Mitsubishi Challenger

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Mitsubishi Pajero Sport
2017 Mitsubishi Pajero Sport (QE) GLS wagon (2018-08-06) 01.jpg
2017 Mitsubishi Pajero Sport GLS (Australia)
Overview
Manufacturer Mitsubishi Motors
Also called
  • Mitsubishi Pajero Sport
  • Mitsubishi Montero Sport
  • Mitsubishi Shogun Sport
Production 1996–present
Body and chassis
Class Mid-size SUV
Body style 5-door SUV
Layout
Related Mitsubishi Triton

The Mitsubishi Pajero Sport is a mid-size SUV produced by the Japanese manufacturer Mitsubishi Motors since 1996 that has spanned over three generations. Since 2015, for the third generation model, Mitsubishi has formerly used the Challenger name on some markets, but since then the Pajero Sport/Montero Sport/Shogun Sport was the name used instead.

First generation (PA series; 1996–2008)

First generation (PA)
1998-2000 Mitsubishi Challenger (PA) wagon 02.jpg
Overview
Also called
  • Mitsubishi Pajero Sport
  • Mitsubishi Montero Sport
  • Mitsubishi Shogun Sport
  • Mitsubishi Strada G-Wagon (Thailand)
  • Mitsubishi Nativa
  • Beijing BJ2025
Production 1996–2008
Assembly
Powertrain
Engine
Power output
  • 120 kW (161 hp; 163 PS) (4G69)
  • 130 kW (174 hp; 177 PS) (6G72)
  • 139 kW (186 hp; 189 PS) (6G74)
  • 103 kW (138 hp; 140 PS) (4M40)
  • 121 kW (162 hp; 165 PS) (4M41)
Transmission
Dimensions
Wheelbase 2,725 mm (107.3 in)
Length 4,620 mm (181.9 in)
Width 1,775 mm (69.9 in)
Height 1,735 mm (68.3 in)
Curb weight 1,845–1,920 kg (4,068–4,233 lb)
Chronology
Successor Mitsubishi Endeavor (North America)

Production began in Japan in 1996, and was available for most export markets by 1997, where it was variously known as the Challenger, Pajero Sport in Europe, Montero Sport in North America, South America and the Philippines, Nativa in parts of Latin America, the Caribbean and the Middle East, Shogun Sport in the United Kingdom,[1] and Strada G-Wagon in Thailand. Based on the Mitsubishi Strada pickup truck of the same vintage, sharing many components and some body panels (i.e. front doors), the first generation Pajero Sport (Challenger) was also built on the second generation Pajero wheelbase, and served as a junior model to the larger Pajero.

Like the Pajero, it featured independent front suspension with torsion bars and a live rear axle. In addition to numerous face lifts over the years, there was a major suspension change from rear leaf to coil springs in late 2000. As its popularity increased, local assembly for foreign markets was introduced in China in 2003,[2] and Brazil in 2006.[3] Sales were discontinued in Japan in 2003, in North America in 2004 (excluding Canada) where it was sold alongside the Endeavor, where it was superseded by the Endeavor,[4] and central and western Europe in 2008.[5] In Japan, it was sold at a specific retail chain called Car Plaza.

The 3-liter V6 is the most commonly used engine; it produces 175 hp (130 kW; 177 PS) at 5,000 rpm.[6] The North American market received petrol V6 engines during all years of production while a petrol 2.4 liter engine was offered on base models from 1997 through 1999. Markets outside of North America also had a variety of turbodiesel inline-fours (excluding Canada, where inline-fours were also available) to choose between.

Gallery

Second generation (PB/PC series; 2008–2016)

Second generation (PB/PC)
Mitsubishi Pajero Sport Spotted At Kota Kinabalu.jpg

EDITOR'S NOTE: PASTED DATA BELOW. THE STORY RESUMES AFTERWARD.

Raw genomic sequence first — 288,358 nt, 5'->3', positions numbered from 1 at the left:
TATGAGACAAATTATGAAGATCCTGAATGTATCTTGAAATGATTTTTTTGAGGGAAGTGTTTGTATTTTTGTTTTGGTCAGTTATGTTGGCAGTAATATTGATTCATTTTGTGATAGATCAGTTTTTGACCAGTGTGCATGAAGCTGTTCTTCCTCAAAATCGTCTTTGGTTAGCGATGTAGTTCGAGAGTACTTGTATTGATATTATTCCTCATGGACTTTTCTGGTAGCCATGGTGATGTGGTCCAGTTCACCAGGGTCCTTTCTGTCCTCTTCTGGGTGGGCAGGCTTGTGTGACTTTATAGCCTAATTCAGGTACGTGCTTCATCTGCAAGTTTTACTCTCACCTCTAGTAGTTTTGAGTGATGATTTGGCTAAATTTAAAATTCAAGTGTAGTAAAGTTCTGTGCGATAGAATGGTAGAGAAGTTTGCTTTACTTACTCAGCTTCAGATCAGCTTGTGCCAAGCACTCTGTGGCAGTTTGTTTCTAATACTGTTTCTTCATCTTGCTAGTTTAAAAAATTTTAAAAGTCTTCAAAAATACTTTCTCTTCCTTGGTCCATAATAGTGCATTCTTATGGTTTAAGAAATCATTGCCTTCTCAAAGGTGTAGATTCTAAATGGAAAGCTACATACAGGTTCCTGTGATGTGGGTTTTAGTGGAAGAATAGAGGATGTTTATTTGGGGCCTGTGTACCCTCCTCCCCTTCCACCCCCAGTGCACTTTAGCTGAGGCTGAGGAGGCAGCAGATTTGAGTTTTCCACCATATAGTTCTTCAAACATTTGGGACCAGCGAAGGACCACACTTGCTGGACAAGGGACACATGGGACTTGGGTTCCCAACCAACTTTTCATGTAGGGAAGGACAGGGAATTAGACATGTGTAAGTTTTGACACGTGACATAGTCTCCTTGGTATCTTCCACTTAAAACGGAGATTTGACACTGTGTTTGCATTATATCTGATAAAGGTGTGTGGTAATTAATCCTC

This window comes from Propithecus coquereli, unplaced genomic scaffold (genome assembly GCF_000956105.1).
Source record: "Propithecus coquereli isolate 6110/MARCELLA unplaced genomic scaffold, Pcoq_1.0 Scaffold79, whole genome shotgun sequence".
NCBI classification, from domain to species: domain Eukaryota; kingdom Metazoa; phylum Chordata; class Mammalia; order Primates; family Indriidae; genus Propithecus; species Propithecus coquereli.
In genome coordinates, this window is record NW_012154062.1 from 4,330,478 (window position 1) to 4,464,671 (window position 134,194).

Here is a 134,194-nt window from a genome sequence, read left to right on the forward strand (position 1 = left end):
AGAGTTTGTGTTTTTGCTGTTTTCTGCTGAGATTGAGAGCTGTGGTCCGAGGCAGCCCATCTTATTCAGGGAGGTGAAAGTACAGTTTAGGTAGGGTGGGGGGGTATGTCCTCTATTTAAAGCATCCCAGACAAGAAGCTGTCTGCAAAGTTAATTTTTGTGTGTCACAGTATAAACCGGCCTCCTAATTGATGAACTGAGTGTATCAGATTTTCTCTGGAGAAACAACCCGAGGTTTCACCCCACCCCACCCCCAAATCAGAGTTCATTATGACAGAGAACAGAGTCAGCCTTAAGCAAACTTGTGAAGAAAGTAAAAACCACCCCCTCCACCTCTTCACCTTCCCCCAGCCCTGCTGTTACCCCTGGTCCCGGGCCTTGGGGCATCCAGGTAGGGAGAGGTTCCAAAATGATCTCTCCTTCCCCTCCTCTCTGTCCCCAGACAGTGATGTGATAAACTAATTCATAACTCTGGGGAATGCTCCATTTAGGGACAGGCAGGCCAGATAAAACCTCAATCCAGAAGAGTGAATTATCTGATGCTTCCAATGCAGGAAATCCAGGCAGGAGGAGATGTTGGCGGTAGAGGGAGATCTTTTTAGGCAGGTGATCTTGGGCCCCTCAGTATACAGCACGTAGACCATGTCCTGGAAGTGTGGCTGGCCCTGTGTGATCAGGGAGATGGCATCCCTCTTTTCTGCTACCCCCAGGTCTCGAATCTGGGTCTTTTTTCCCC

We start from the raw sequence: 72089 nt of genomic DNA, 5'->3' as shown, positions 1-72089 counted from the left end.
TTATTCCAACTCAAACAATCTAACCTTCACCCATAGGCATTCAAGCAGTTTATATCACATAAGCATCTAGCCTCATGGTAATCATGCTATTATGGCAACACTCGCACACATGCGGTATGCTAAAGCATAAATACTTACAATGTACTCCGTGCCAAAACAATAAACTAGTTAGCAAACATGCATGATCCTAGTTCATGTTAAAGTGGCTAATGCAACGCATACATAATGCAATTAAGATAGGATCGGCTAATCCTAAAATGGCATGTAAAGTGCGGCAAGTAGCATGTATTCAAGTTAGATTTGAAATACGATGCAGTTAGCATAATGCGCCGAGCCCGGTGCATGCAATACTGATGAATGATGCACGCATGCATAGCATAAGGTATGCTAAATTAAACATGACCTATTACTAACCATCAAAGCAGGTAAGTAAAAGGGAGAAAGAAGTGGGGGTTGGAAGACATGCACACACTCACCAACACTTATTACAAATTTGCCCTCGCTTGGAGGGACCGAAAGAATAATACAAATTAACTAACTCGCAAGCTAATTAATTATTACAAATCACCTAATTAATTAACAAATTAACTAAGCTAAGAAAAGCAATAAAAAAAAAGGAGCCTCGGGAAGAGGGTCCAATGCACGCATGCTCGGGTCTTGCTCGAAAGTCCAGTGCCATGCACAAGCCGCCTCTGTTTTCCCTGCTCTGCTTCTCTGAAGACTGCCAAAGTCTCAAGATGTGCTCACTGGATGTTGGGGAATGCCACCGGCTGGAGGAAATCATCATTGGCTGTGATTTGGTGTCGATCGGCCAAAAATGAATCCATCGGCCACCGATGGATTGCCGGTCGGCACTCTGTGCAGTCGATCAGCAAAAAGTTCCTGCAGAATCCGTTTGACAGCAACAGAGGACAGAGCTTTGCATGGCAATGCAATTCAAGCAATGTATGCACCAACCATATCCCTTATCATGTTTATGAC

Overview
Also called
  • Mitsubishi Pajero Sport (Bangladesh, India, Russia, China, ASEAN)
  • Mitsubishi Montero Sport (North America, Philippines and Latin America)
  • Mitsubishi Nativa (Latin America and Middle East)
  • Mitsubishi Pajero Dakar (Latin America)
Production 2008–2016
Assembly
Powertrain
Engine
  • 2.4 L 4G69 I4 (petrol)
  • 3.0 L 6B31 V6 (petrol)
  • 3.5 L 6G74 V6 (petrol)
  • 2.5 L 4D56 I4-T (diesel)
  • 3.2 L 4M41 I4-T (diesel)
Power output
  • 120 kW (161 hp; 163 PS) (4G69)
  • 162 kW (217 hp; 220 PS) (6B31)
  • 139 kW (186 hp; 189 PS) (6G74)
  • 100–131 kW (134–176 hp; 136–178 PS) (4D56)
  • 121 kW (162 hp; 165 PS) (4M41)
Transmission
  • 5-speed manual
  • 5-speed semi-automatic
  • 4-speed automatic
Dimensions
Wheelbase 2,800 mm (110.2 in)
Length 4,695 mm (184.8 in)
Width 1,815 mm (71.5 in)
Height 1,840 mm (72.4 in)
Mitsubishi Challenger (Australia)
Interior

The second generation of the vehicle, based on the ladder frame chassis of the Mitsubishi Triton, was gradually introduced to selected markets (Russia, South-East Asia and the Middle East) through the autumn of 2008, following its debut at the Moscow International Automobile Salon. The design is partially influenced from the 4.7-litre V8 powered 2001 Pajero Evolution concept car. 2.5 or 3.2 litre diesel and 3.0 or 3.5 litre V6 petrol engines are available as before, while five- or seven-seat interior configurations are offered.[5][9] As with the Triton pick-up on which it is based, production of the new Pajero Sport for all markets is concentrated in Thailand.[10]

In the Philippines and in Mexico, the Mitsubishi Challenger is officially named as Mitsubishi Montero Sport. The Mitsubishi Challenger mainly competes with the Toyota Fortuner and Chevrolet Trailblazer in the Philippines and several other markets.

In India, Mitsubishi Challenger is sold under the name Mitsubishi Pajero Sport. It is equipped with 2.5-litre 16 Valve intercooled turbocharged DOHC diesel engine giving a maximum output of 175 bhp and 400Nm of torque. It weighs 2065 kg and gives out a mileage of 12kmpl. It sold with a price tag of INR 23.12 lakhs.[11]

In Bangladesh, Mitsubishi Challenger is assembled by state-owned automotive industry Pragoti and sold under the name Mitsubishi Pajero Sport.[12]

Sudden unintended acceleration issue

In 2011, Montero Sport owners in the Philippines reported that their vehicles suffered from sudden unintended acceleration.[13] Mitsubishi Motors Philippines later responded with a statement saying that they conducted tests on the Montero Sport's electrical systems and found no problems; furthermore, they stated that the accidents related to the issue were more likely caused by human error.[14][15] Owners of Montero Sports affected by the sudden unintended acceleration issue plan to file a class action lawsuit against Mitsubishi Motors Philippines.[16] The Department of Trade and Industry (DTI) opened an investigation panel to probe the accidents and complaints from 2010 to 2015, and will recommend either a product recall or a total sales ban on the Montero Sport in the country.[17]

Third generation (QE series; 2015–present)

Third generation (QE)
2017 Mitsubishi Pajero Sport, Malang (cropped).jpg
2017 Mitsubishi Pajero Sport Dakar (Indonesia)
Overview
Also called